03/10/2014 - 18/10/2014
Greta is an outsider. The other girls bully her, Dad has left home and Mum is life hacking in cyberspace. And when Greta’s eye surgery doesn’t turn out as planned she starts seeing things that aren’t there. She has to make a choice – is she going to let this ride or get brave and wreak some classical Greek carnage?
Director Katy Maudlin (Giant Teeth, Odyssey) creates a magical world with enormous puppets, live foley and surrealist design blending dreams and reality.
“Read Classics, kill your monsters.” (Dan Bain)
The Basement Theatre, Lower Grey’s Ave, Auckland CBD
8.30pm, 3 – 18 Oct
Sunday matinee: 5.30pm, 12th Oct
Foley Artist: Adam Ogle
Puppets: Sarah-Jane Blake (mentor), Lucinda Webber
CAST: Tomasin Fisher-Johnson, Mataara Stokes, Ruby Love, Holly Hudson, Brie Hill, Mohamed Hassan, Nisha Odedra, Geneva Norman, Lutz Hamm, Ella Edward, Brittany Cook
Sound: Thomas Press (mentor), Mel Collocott
Set: John Parker (mentor), Claudine Mailei, Grace Neely
Costumes: Sara Taylor (mentor), Francesca Wilson, Zara O’Rourke, Natasha Hoyland
Lighting: Jane Hakaraia (mentor), Casey Crowley, Shivani Lee
Tying laces before loose ends #2
Review by Matt Baker 07th Oct 2014
Upon reflection, there are some inarguably risqué issues addressed in Uncle Minotaur, the problem, however, is that their impact is upon reflection – not during the drama.
Director Katy Maudlin finds a strong variety of play in Bain’s script, from puppetry to excellent foley sound by Adam Ogle, but is hazy on dissecting motivation and meaning. [More]
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Skilled production but left feeling empty
Review by Jan-Maree Franicevic 05th Oct 2014
Everything about this production is amazing: the players are talented; the set is lively, well thought out and makes the most extraordinary contribution to the performance; the properties department deserve a medal and the soundscape is inspired!
Adam Ogle is one seriously hip innovation on the one man band with cymbals strapped to his knees, the live Foley (sound effects guy involved in broadcasting in the early 1900s). He is in the corner with a drop down thirties chrome mic, a few strings, a board full of pedals at his left foot, a drum box under his right, and a transistor radio! He is a visible part and a great addition to the whole feel of the piece.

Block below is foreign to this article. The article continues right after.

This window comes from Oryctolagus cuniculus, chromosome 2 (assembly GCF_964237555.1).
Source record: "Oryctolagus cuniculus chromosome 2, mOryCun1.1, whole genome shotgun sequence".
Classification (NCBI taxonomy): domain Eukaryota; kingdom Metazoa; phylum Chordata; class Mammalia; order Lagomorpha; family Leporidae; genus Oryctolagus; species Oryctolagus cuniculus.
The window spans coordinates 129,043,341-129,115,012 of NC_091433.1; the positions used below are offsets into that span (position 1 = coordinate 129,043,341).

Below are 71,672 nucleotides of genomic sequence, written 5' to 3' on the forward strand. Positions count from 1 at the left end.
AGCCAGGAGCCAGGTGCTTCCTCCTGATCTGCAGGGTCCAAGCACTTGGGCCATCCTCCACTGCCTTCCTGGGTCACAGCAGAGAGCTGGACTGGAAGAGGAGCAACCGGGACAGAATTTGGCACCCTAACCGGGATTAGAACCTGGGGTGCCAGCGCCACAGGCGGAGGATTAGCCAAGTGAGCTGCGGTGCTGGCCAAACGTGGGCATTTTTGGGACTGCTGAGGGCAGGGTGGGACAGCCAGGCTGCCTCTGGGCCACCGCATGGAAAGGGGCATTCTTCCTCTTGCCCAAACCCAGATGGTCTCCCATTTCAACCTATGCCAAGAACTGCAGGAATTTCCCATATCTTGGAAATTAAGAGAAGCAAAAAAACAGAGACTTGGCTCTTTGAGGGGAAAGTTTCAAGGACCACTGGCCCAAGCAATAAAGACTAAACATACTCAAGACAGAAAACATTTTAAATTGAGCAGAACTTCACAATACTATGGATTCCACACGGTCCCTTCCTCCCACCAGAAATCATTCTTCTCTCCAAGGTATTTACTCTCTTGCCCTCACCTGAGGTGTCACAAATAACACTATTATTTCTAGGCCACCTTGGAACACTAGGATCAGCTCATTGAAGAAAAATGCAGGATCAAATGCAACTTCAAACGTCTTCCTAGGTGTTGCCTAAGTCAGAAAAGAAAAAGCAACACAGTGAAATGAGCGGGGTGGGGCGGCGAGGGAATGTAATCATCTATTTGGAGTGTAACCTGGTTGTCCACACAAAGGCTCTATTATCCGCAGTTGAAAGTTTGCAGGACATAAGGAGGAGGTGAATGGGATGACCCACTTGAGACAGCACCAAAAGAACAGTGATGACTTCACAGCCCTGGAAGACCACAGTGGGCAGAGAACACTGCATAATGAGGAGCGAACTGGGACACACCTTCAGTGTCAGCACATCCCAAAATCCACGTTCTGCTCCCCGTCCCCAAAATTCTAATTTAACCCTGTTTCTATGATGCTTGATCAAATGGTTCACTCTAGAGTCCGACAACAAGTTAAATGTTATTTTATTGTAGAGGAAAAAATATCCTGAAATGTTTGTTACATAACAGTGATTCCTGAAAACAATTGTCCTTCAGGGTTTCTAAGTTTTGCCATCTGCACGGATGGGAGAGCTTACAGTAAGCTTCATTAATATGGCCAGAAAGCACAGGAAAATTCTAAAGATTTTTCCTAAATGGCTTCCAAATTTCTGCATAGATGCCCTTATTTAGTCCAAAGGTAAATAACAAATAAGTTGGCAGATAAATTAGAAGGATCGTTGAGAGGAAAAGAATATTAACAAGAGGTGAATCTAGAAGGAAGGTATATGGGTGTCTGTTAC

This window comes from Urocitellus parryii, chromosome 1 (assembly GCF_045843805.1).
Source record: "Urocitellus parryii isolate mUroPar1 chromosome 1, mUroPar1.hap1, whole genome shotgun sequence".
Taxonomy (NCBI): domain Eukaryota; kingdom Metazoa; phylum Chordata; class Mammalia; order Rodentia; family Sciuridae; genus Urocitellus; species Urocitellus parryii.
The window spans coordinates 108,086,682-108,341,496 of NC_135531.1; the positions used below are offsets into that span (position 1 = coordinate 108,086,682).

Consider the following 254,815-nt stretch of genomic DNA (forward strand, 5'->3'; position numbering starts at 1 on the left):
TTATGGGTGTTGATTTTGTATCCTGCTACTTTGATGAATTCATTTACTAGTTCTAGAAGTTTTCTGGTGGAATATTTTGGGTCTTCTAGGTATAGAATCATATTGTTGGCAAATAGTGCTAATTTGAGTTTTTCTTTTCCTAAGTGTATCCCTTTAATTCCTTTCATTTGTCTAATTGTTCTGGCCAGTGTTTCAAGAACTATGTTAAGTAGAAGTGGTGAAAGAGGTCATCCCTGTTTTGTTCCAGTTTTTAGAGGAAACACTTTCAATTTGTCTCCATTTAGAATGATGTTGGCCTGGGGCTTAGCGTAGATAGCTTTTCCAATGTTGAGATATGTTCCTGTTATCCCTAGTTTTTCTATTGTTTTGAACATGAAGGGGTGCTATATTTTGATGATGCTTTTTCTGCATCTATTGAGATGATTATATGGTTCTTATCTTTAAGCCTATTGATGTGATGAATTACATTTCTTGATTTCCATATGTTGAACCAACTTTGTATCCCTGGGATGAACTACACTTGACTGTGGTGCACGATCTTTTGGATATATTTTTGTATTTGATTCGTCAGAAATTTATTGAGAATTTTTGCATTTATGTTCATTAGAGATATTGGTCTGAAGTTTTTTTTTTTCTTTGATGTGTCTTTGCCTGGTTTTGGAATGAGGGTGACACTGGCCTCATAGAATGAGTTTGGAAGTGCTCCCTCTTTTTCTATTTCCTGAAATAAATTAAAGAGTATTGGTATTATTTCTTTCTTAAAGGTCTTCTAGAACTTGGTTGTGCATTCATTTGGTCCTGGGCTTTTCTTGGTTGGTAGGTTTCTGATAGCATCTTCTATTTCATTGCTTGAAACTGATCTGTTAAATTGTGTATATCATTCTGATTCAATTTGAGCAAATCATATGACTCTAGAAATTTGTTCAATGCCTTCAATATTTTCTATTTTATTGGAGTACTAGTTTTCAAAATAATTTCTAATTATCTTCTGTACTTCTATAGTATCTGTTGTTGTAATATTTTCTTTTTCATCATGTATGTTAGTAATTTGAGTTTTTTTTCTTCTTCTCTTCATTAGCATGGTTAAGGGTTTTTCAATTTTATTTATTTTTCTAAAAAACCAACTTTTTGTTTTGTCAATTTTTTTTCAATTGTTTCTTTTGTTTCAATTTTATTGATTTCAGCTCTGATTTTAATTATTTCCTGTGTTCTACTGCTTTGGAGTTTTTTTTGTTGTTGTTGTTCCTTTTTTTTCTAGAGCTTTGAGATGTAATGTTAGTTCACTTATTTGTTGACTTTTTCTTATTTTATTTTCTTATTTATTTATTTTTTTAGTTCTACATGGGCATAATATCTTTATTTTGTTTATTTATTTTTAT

Everything about this production is stunning, I just wonder about the story…
This is Greek mythology and Mean Girls all rolled into one. And though I took Classical Studies in 6th Form, I really never paid much attention (blame the teacher). Tonight I wish I had paid closer attention.
We learn pretty quick that Greta (Tomasin Fisher-Johnson) is a bit blind, a bit plain and a lot of a geek. Enter the stunningly clad school yard bitches: bowed scarlet lips, leggings and super-fierce handbags, they snarl and hiss and hair twirl their way from bitch to superbitch status with ease. They are a treat! Well played, especially by Ruby Love (Serena) who leads the pack effortlessly. So these girls bully our Greta, whose Dad has left home while her Mum (nice job by Brie Hill) is spazzing out in cyberspace.
Greta’s scheduled eye surgery doesn’t turn out as planned and she starts having apparitions. Or are they merely coping mechanisms? Things to keep her in our favour? Essentially she is just as big a bully as Serena, she just does it differently. Enter her example: Greta’s proper tragic relationship with the medicated, tagging uber geek Hamish (Mataara Stokes). Hamish has a little trouble ‘relating’ to people. He gets schooled and dispatched… a little too cruelly perhaps. We all have our damage.
She meets The Minotaur and makes a deal with him to deal with the bullies. Lutz Hamm’s portrayal of The Minotaur is beautiful, he is definitely a hot ticket. Things get a little out of hand, and I start getting a bit lost. Everything is wrapping up but it feels like too soon.
So, bullying and a love interest combined with medical misadventure. Add in a hobo that hangs out by school and a dodgy Uncle (Minotaur) and you have quite a mix. Certainly a lot to think about at the time, perhaps too much to process so that as quickly as the end comes, I still have questions about what has really happened in this theatre over that past sixty minutes.
Is this story about whether she is going to face the visions or pretend she’s not seeing? I STILL DON’T KNOW!!!
I am a big BIG fan of director Katy Maudlin (Giant Teeth, Odyssey), she has an immaculate ability to stamp her brand of innovative thinking most permanently on a piece, and there is no doubting her presence nor her skill as this story unfolds.
She has excelled again, bringing together puppets, the seamless live Foley with a Dali-esque twang, so as to really create an alternate reality fusion that as an audience member I stepped into with both boots! I could go full spoiler here but I won’t. Well, well done Katy Maudlin.
I just can’t help the empty feeling I have as I leave the auditorium, like it all ended a bit suddenly: no great catharsis just an unanswered question: why?
Upon waking this morning and writing this, I find myself asking more questions of myself and my relationship to this piece of theatre.
I was bullied, I think I spent a damn good lot of time in my head trying to make sense of things, figure a way ‘out’. But to what end?? I need an ending, the lump in my throat is there… but the tears don’t come and I WANT TEARS!
So when I read that (playwright) Dan Bain says, “Read Classics, kill your monsters,” I start wondering what greater solace I could have derived from paying more attention in 6th Form Classics.
Dan Bain starts strong but I feel the piece fizzles away, which is a shame. It is nice work, with good bones which maybe would have benefitted from some extra-keen dramaturgy.
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